This medal was commissioned in 1826 by the Carroll family of Maryland to celebrate the 89th birthday of Charles Carroll of Carrollton, the only Roman Catholic signer and the last surviving signer of the Declaration of Independence. The two remaining signers before him - John Adams and Thomas Jefferson - both died on July 4, 1826.
In celebration of Charles Carroll of Carrollton's 149th birthday and in commemoration of the 200th anniversary of the signing of the Declaration of Independence, the Secretary of the Treasury of the United States was authorized by the 94th Congress to strike and furnish to the Baltimore Museum of Art a bronze medal of the same size as the original.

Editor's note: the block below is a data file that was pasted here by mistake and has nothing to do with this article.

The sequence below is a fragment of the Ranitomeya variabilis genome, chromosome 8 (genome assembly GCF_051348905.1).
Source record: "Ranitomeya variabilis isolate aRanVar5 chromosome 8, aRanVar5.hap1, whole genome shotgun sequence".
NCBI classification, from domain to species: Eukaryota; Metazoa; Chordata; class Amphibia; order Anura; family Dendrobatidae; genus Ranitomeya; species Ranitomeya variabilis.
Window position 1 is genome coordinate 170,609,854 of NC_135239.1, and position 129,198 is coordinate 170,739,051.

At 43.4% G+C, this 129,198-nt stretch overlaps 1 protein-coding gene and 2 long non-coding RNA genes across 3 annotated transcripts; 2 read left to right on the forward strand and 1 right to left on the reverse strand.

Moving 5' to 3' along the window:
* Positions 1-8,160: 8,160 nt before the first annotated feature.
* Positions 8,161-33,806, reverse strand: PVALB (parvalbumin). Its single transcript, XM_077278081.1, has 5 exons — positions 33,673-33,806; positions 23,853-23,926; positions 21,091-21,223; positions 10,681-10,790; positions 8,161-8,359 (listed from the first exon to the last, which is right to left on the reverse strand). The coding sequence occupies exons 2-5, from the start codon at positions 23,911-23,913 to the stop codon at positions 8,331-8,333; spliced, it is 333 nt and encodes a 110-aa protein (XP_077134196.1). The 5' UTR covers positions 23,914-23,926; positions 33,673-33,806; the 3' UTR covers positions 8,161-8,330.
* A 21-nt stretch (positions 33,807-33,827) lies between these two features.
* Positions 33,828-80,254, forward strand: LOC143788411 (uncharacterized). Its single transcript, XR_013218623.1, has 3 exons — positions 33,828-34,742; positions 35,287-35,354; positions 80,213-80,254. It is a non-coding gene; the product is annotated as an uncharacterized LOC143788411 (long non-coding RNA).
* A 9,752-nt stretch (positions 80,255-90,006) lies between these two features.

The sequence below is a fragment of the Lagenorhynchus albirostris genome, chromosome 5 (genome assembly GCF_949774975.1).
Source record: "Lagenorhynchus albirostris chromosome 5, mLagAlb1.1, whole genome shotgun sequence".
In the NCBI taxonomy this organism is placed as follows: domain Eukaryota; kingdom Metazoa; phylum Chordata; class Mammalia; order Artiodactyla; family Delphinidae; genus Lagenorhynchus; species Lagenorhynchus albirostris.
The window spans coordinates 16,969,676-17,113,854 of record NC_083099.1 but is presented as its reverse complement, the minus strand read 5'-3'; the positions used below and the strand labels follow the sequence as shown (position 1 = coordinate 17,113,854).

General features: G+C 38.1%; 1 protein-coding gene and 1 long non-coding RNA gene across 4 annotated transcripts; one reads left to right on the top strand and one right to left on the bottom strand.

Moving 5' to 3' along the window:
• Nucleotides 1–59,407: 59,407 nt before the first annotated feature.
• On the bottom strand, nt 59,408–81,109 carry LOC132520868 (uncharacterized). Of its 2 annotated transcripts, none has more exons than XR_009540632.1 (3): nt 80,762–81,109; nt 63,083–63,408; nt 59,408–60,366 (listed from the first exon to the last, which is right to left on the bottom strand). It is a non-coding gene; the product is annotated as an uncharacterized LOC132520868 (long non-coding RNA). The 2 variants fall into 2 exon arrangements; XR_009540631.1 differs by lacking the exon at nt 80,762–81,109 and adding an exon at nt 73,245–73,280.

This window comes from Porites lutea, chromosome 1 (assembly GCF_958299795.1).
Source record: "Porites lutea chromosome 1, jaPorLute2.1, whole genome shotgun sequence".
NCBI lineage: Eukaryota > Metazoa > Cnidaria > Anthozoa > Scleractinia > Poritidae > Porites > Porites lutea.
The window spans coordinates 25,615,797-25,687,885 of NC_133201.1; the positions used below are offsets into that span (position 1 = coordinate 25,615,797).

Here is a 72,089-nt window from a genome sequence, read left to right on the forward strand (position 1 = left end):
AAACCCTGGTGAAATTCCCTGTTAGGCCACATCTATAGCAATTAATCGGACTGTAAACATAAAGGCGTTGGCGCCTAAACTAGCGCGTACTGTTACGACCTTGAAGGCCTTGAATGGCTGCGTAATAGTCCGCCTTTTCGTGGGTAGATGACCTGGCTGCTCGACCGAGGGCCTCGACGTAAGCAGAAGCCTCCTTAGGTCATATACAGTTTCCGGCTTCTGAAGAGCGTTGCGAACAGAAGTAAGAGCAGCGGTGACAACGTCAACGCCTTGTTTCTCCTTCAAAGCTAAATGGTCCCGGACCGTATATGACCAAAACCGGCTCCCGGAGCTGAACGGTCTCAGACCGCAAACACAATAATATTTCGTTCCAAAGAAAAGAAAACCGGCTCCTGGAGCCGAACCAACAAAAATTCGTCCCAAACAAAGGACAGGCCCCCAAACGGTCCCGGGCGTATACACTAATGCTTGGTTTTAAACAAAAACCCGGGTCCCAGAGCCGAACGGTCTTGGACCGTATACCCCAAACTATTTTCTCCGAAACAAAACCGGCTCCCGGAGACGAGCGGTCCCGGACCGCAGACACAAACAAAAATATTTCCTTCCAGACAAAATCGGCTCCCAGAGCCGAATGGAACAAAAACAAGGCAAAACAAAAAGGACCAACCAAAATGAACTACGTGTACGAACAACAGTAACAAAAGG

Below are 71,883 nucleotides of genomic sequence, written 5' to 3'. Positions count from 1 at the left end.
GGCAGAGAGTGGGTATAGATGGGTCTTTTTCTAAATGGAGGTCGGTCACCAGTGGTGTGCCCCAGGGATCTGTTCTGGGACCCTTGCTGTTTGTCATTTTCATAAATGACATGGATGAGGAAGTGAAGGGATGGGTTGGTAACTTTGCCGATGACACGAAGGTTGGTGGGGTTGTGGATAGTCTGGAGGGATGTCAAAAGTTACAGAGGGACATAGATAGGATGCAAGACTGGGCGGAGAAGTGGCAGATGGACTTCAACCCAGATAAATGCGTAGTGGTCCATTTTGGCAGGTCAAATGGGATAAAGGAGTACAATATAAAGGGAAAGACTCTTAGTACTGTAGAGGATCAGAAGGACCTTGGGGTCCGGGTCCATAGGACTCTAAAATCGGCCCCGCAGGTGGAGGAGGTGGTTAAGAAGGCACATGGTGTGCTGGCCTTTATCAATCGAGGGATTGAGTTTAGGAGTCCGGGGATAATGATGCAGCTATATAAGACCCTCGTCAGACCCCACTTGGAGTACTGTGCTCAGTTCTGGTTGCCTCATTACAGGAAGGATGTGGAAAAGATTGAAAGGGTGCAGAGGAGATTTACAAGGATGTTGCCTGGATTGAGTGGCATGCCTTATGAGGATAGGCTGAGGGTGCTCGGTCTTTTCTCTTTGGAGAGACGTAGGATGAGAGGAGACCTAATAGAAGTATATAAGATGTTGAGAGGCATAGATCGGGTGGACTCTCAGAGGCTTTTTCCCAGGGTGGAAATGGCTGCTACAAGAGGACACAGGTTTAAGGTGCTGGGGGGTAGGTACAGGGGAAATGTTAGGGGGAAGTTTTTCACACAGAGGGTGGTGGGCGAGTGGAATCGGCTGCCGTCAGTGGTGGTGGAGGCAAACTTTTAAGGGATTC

Charles Carroll of Carrollton was a member of the Maryland Senate from 1777 to 1800 and served as its President from 1782 to 1783. A seal of the Charles Carroll of Carrollton medal is used by the President of the Senate on the First Citizen Award which he gives annually to Marylanders who have been dedicated and effective participants in the process of making government work for the benefit of all. First Citizen was the name that Charles Carroll of Carrollton signed to a series of articles published by Ann Catharine Green in the Annapolis Maryland Gazette. The articles formed a strong defense of an independent legislature and were among the earliest arguments for a concept of government based upon traditional community rights and liberties which protected its citizens from arbitrary rule.
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